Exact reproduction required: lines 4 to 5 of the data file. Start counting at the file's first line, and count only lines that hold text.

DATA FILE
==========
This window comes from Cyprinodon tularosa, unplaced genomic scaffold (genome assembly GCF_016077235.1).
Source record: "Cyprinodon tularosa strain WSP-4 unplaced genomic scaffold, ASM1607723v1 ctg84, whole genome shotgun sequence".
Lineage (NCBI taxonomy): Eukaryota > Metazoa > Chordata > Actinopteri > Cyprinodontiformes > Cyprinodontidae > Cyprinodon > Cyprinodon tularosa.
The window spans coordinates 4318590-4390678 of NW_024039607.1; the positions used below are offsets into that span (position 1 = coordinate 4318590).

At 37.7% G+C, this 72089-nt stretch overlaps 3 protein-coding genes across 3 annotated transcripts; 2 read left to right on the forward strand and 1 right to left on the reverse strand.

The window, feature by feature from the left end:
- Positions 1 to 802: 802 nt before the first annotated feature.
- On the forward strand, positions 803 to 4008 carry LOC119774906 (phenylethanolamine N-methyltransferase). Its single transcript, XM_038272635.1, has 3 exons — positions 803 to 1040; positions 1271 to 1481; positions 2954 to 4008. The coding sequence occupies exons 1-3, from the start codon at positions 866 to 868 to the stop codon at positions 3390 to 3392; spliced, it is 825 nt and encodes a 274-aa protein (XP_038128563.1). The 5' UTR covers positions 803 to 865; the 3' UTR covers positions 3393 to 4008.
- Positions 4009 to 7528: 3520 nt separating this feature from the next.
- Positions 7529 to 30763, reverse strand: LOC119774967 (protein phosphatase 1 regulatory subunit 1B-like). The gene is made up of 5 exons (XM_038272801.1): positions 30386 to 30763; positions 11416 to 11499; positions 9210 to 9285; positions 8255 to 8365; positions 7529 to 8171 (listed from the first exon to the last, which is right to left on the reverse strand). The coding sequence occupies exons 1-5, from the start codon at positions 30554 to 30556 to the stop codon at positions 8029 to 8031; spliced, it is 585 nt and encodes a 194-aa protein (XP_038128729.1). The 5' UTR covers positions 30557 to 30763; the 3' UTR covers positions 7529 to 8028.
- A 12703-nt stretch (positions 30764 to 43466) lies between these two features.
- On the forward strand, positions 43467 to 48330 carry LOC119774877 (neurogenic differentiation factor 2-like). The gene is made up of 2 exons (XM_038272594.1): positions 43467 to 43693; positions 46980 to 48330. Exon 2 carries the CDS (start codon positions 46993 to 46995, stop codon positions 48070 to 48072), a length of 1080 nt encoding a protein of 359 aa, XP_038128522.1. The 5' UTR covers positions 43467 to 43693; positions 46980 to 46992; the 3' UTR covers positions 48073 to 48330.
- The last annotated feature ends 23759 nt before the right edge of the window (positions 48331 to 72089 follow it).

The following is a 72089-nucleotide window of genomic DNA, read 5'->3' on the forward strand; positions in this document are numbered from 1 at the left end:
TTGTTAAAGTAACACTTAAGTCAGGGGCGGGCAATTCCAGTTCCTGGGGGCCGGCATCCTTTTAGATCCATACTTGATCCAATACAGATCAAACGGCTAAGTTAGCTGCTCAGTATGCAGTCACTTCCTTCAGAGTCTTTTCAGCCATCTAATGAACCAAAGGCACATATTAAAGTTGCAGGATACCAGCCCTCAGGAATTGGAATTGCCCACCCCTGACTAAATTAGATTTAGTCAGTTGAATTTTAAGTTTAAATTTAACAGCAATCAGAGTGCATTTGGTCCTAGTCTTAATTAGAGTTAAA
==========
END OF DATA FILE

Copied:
The window spans coordinates 4318590-4390678 of NW_024039607.1; the positions used below are offsets into that span (position 1 = coordinate 4318590).

At 37.7% G+C, this 72089-nt stretch overlaps 3 protein-coding genes across 3 annotated transcripts; 2 read left to right on the forward strand and 1 right to left on the reverse strand.